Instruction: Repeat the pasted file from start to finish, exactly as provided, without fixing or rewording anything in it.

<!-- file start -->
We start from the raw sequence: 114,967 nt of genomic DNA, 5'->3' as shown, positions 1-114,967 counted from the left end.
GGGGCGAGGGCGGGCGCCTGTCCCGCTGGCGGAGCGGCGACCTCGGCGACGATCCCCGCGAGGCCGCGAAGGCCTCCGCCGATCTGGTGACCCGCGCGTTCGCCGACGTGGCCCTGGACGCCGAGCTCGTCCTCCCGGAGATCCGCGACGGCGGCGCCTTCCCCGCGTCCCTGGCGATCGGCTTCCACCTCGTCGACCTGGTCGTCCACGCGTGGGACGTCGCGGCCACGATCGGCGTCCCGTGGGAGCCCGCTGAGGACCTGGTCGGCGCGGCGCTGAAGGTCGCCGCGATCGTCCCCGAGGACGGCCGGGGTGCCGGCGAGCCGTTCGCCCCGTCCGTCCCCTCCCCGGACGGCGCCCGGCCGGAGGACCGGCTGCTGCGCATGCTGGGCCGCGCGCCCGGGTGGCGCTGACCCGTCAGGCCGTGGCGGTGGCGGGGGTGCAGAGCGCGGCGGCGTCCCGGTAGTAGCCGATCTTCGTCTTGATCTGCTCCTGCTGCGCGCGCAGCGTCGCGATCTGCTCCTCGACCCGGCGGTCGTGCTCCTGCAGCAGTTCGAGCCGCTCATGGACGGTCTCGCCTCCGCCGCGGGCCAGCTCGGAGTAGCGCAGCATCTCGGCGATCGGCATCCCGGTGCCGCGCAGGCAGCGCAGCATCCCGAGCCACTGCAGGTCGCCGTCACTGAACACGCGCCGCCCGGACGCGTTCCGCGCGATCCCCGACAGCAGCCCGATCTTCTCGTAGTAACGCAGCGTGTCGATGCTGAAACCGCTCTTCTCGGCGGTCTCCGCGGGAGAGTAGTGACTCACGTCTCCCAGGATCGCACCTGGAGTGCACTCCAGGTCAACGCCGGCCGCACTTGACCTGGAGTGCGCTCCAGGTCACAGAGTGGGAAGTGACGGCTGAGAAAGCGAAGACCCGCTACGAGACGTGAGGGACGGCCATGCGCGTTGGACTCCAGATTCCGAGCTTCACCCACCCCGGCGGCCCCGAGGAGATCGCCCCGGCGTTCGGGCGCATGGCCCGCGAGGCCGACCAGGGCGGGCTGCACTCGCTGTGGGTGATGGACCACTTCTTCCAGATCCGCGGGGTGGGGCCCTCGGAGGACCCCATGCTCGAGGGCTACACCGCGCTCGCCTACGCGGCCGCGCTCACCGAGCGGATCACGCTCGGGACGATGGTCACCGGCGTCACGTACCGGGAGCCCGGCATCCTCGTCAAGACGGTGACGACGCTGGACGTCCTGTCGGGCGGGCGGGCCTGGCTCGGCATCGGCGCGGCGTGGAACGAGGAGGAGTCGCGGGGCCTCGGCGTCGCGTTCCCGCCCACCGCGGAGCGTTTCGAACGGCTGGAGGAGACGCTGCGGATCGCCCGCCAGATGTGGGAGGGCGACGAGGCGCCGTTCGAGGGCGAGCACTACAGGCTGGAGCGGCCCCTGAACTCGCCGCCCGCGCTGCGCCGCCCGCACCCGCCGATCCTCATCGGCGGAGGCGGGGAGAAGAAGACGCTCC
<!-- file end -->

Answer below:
We start from the raw sequence: 114,967 nt of genomic DNA, 5'->3' as shown, positions 1-114,967 counted from the left end.
GGGGCGAGGGCGGGCGCCTGTCCCGCTGGCGGAGCGGCGACCTCGGCGACGATCCCCGCGAGGCCGCGAAGGCCTCCGCCGATCTGGTGACCCGCGCGTTCGCCGACGTGGCCCTGGACGCCGAGCTCGTCCTCCCGGAGATCCGCGACGGCGGCGCCTTCCCCGCGTCCCTGGCGATCGGCTTCCACCTCGTCGACCTGGTCGTCCACGCGTGGGACGTCGCGGCCACGATCGGCGTCCCGTGGGAGCCCGCTGAGGACCTGGTCGGCGCGGCGCTGAAGGTCGCCGCGATCGTCCCCGAGGACGGCCGGGGTGCCGGCGAGCCGTTCGCCCCGTCCGTCCCCTCCCCGGACGGCGCCCGGCCGGAGGACCGGCTGCTGCGCATGCTGGGCCGCGCGCCCGGGTGGCGCTGACCCGTCAGGCCGTGGCGGTGGCGGGGGTGCAGAGCGCGGCGGCGTCCCGGTAGTAGCCGATCTTCGTCTTGATCTGCTCCTGCTGCGCGCGCAGCGTCGCGATCTGCTCCTCGACCCGGCGGTCGTGCTCCTGCAGCAGTTCGAGCCGCTCATGGACGGTCTCGCCTCCGCCGCGGGCCAGCTCGGAGTAGCGCAGCATCTCGGCGATCGGCATCCCGGTGCCGCGCAGGCAGCGCAGCATCCCGAGCCACTGCAGGTCGCCGTCACTGAACACGCGCCGCCCGGACGCGTTCCGCGCGATCCCCGACAGCAGCCCGATCTTCTCGTAGTAACGCAGCGTGTCGATGCTGAAACCGCTCTTCTCGGCGGTCTCCGCGGGAGAGTAGTGACTCACGTCTCCCAGGATCGCACCTGGAGTGCACTCCAGGTCAACGCCGGCCGCACTTGACCTGGAGTGCGCTCCAGGTCACAGAGTGGGAAGTGACGGCTGAGAAAGCGAAGACCCGCTACGAGACGTGAGGGACGGCCATGCGCGTTGGACTCCAGATTCCGAGCTTCACCCACCCCGGCGGCCCCGAGGAGATCGCCCCGGCGTTCGGGCGCATGGCCCGCGAGGCCGACCAGGGCGGGCTGCACTCGCTGTGGGTGATGGACCACTTCTTCCAGATCCGCGGGGTGGGGCCCTCGGAGGACCCCATGCTCGAGGGCTACACCGCGCTCGCCTACGCGGCCGCGCTCACCGAGCGGATCACGCTCGGGACGATGGTCACCGGCGTCACGTACCGGGAGCCCGGCATCCTCGTCAAGACGGTGACGACGCTGGACGTCCTGTCGGGCGGGCGGGCCTGGCTCGGCATCGGCGCGGCGTGGAACGAGGAGGAGTCGCGGGGCCTCGGCGTCGCGTTCCCGCCCACCGCGGAGCGTTTCGAACGGCTGGAGGAGACGCTGCGGATCGCCCGCCAGATGTGGGAGGGCGACGAGGCGCCGTTCGAGGGCGAGCACTACAGGCTGGAGCGGCCCCTGAACTCGCCGCCCGCGCTGCGCCGCCCGCACCCGCCGATCCTCATCGGCGGAGGCGGGGAGAAGAAGACGCTCC